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Subject: Re: [boost] [outcome] outcome without empty state?
From: Jonathan Müller (jonathanmueller.dev_at_[hidden])
Date: 2017-05-24 20:44:15

What about providing no default constructor? There are two valid choices so
why surprise half the users?

Yes, it makes it a bit harder to use in arrays, but how often would it need
to be stored in arrays anyways.


On May 24, 2017 10:38 PM, "Niall Douglas via Boost" <boost_at_[hidden]>

> >> 4. Function r.empty() is implemented as `r.has_error() && !error()`.
> >
> > So you are requesting that error is explicitly convertible to bool. This
> > could work for outcome and result as the errors provide it but not for
> > expected<T,E>.
> > I don't believe the library should make use of this bool conversion.
> > Even the opposite. I will add a pre-condition that the Error value if
> > convertible to bool is equal to false (this can be also cheched at
> > run-time).
> std::error_code does not have a constexpr constructor, and does not have
> a constexpr .value() nor explicit operator bool(). Very unfortunate. It
> also precludes doing a generic check that a default constructed E tests
> to boolean false, so you will need that generic check plus a special
> override for std::error_code and subclasses of std::error_code.
> >> 5. Framework requires that type E in `expected<T, E>` is
> >> default-constructible, and its default-constructed value represents no
> >> error condition (already the case for exception_ptr, error_code).
> > This is something that the library cannot check without adding more
> > constraints. The interpretation that the user does of each one of the
> > values of E is up to him.
> I would agree.
> A null error_code has the convention of "no error here", but as I've
> explained in previous discussion, because of the C++ standard requiring
> system_category with a code of 0 for default construction, it rules out
> anyone *portably* treating a null error_code as "no error here".
> Until the C++ standard gets fixed, we cannot assume this of the null
> error code any more than the Filesystem TS does (which it does,
> incidentally, and it should not).
> > If the user uses values of Error that doesn't mean an error, you have a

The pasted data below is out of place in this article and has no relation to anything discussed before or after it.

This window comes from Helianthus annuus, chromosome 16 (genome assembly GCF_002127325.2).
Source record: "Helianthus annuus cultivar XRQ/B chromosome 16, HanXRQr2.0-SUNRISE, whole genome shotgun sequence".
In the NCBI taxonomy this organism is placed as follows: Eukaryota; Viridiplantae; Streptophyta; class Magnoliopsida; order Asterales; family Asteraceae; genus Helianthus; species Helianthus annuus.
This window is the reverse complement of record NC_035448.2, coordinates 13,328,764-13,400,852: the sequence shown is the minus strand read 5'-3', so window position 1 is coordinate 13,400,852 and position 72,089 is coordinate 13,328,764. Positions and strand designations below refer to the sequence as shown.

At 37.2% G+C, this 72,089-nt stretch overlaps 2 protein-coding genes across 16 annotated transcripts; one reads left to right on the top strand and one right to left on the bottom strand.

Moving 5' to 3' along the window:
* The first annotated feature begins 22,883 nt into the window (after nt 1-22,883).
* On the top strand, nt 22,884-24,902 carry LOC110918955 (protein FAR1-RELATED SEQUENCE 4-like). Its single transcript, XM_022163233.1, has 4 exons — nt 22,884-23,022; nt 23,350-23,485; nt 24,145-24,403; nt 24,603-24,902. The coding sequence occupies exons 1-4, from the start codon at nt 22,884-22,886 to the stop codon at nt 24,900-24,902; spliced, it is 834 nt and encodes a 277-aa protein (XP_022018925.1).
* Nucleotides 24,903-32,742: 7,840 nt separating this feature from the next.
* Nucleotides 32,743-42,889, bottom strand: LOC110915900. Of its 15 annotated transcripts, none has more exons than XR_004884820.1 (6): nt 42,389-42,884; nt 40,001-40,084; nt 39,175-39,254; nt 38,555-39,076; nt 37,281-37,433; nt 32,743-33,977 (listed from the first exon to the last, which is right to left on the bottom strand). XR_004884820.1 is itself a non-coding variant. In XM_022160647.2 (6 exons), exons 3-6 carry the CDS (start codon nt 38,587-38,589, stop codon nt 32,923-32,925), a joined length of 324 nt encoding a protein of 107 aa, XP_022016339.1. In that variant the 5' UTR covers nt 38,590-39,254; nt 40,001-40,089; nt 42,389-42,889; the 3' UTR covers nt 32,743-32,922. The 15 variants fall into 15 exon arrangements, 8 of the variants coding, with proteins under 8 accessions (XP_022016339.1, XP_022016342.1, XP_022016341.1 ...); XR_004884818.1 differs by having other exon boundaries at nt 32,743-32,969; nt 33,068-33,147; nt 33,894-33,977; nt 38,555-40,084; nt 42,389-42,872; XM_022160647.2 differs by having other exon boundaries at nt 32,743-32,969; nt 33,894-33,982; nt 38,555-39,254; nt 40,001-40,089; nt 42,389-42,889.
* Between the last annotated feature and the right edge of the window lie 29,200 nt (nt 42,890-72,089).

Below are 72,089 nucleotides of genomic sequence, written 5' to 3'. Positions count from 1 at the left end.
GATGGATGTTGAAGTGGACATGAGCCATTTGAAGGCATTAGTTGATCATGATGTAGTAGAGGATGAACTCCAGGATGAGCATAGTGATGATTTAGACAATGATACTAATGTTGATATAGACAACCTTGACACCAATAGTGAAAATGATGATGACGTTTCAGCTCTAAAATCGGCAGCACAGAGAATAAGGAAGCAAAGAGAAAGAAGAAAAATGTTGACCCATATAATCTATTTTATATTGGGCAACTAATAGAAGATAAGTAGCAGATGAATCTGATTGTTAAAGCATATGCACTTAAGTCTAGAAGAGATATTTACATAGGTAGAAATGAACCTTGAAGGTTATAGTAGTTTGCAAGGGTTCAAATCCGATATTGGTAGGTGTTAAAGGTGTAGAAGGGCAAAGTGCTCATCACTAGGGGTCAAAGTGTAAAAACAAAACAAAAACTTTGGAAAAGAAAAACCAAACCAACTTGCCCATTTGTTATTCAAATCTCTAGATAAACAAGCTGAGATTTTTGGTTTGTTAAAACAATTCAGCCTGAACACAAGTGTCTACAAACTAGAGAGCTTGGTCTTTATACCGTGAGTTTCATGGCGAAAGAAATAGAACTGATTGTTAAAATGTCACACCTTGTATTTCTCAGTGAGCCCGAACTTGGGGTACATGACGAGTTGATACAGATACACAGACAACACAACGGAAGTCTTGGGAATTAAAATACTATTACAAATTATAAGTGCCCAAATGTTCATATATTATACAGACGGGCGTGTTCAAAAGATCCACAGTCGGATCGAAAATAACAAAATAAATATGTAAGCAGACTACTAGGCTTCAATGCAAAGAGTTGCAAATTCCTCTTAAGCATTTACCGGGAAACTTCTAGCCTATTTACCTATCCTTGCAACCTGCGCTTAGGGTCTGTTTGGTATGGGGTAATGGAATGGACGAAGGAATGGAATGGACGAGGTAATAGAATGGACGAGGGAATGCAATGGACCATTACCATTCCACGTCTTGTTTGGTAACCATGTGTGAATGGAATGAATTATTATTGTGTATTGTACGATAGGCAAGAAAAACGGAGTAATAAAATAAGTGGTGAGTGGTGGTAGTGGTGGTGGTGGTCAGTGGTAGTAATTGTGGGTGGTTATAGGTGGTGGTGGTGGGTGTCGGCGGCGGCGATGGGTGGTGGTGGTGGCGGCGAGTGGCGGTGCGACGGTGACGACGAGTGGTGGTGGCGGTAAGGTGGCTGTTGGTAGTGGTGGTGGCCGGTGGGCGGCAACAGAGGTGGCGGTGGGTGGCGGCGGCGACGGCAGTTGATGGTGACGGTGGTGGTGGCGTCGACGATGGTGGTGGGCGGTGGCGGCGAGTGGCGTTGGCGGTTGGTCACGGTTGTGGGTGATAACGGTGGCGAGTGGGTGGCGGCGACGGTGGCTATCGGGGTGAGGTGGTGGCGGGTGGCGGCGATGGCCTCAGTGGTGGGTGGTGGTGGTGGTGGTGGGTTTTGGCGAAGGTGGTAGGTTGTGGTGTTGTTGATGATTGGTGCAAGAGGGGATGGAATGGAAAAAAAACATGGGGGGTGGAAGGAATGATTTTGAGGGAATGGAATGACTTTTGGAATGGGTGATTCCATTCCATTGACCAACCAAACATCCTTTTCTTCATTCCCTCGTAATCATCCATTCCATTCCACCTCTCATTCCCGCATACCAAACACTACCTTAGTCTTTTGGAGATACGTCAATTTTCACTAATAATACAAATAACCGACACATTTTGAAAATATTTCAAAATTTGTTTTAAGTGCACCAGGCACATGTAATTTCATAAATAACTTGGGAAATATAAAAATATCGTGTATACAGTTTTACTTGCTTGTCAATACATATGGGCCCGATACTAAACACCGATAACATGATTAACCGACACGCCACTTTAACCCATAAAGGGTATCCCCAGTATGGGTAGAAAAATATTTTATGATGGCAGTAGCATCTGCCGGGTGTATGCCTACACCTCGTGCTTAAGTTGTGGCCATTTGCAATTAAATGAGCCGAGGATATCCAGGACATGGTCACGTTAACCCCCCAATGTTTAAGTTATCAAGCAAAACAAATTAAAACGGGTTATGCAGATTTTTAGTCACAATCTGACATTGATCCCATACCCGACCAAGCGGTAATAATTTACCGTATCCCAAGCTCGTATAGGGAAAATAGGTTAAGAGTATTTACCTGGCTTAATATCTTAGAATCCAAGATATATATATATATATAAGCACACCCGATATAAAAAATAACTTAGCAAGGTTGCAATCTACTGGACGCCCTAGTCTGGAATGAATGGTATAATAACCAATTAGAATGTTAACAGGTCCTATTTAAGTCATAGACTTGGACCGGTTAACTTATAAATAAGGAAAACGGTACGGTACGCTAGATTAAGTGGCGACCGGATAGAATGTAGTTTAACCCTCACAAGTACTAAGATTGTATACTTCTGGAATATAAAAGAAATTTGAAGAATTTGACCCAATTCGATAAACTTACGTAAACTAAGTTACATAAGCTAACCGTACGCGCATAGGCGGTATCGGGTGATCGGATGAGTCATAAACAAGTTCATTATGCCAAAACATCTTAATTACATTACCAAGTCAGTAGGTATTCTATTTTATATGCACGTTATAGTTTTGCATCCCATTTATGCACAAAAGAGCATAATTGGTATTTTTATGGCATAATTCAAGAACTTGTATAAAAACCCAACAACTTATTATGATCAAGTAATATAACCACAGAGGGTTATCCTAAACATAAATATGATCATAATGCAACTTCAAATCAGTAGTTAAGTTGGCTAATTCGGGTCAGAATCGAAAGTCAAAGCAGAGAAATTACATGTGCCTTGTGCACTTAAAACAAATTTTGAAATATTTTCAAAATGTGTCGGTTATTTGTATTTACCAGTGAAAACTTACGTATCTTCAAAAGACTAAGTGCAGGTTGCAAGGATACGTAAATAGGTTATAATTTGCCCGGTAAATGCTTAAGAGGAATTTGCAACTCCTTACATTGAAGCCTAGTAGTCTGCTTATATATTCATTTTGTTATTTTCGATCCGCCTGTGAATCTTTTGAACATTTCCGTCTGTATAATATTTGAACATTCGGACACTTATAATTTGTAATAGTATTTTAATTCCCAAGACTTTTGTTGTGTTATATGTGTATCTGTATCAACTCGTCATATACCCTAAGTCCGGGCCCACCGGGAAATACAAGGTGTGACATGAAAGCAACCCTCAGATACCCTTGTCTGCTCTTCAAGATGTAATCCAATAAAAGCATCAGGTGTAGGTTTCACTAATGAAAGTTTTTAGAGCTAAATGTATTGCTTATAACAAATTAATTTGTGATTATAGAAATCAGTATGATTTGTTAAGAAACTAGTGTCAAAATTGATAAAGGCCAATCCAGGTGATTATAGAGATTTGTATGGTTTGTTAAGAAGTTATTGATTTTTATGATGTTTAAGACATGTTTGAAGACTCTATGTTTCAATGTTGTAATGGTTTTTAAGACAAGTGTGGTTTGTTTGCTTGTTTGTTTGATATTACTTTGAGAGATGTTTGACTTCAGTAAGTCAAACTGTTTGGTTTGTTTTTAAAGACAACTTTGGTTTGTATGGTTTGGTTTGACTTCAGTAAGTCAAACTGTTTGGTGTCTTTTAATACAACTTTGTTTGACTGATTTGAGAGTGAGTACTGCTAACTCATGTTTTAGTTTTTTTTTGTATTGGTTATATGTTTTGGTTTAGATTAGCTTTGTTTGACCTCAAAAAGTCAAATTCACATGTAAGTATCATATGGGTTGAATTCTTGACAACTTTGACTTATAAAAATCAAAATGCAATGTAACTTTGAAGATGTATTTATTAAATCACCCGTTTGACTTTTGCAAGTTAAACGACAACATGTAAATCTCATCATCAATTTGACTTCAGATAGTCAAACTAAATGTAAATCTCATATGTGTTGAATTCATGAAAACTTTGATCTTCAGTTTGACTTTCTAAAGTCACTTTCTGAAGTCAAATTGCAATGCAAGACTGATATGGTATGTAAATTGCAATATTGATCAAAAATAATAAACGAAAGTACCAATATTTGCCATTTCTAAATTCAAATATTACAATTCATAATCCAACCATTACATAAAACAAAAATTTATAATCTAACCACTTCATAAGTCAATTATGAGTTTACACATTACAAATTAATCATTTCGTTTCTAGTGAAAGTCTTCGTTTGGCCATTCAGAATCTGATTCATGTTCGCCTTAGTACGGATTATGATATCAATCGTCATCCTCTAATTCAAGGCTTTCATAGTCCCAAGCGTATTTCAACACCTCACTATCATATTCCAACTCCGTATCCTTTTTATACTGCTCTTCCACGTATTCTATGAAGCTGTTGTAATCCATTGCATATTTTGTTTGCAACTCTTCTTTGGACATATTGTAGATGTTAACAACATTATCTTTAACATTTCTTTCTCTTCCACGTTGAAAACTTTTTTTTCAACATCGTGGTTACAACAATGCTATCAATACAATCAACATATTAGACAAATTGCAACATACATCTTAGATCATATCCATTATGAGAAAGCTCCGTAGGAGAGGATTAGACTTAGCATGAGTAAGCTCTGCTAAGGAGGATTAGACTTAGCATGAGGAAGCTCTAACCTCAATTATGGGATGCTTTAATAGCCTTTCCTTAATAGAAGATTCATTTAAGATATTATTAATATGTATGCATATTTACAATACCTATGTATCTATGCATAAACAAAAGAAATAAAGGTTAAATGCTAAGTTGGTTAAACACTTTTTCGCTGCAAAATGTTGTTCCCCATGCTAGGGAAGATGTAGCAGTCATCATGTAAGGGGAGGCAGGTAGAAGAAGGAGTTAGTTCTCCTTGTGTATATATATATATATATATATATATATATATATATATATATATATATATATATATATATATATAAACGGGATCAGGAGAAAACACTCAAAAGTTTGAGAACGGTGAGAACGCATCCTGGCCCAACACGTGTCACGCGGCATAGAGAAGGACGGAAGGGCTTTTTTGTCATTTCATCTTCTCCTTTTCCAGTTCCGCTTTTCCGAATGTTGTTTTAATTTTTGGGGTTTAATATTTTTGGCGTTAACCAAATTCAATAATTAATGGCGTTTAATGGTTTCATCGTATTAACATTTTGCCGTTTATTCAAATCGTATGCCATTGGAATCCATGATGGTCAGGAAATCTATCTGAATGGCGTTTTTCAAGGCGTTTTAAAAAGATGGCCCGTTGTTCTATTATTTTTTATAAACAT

> > tri-state.
> > IMO, the use error_code{} or exception_ptr{} with outcome or expected is
> > an ERROR.
> I disagree. That is on the end user to decide, not us.
> > At the end I'm not sure result<T> or expected<T> should have a default
> > constructor. Note that we want variables initialized at the declaration
> > and the default construction of these types is always artificial.
> I too felt this, which was one of my rationales for the formal empty
> state. Completely eliminating the default constructor altogether does
> seem attractive ... but it would be a usability pain for end users.
> > Concerning the default construction, I'm inclined to think that in this
> > cases the best is to don't initialize as a T or as E. Note that this
> > doesn't mean to add an additional state. The result of default
> > construction is just a partial initialized state that needs either to be
> > assigned or destructed, as if we had do a move. Trying to use has_value
> > on this state will be UB.
> Ah, more UB. Yay.
> > The advantage is that IMO, is that we don't spend more time than we need.
> > Not all types should have a well formed object as default value (See
> > e.g. chrono::duration, Date).
> If the formal empty state is to be removed, then either you default
> construct T, or E, or you go the UB route. I still find the formal empty
> state the most attractive, but I recognise no one agrees with me.
> Niall
> --
> ned Productions Limited Consulting
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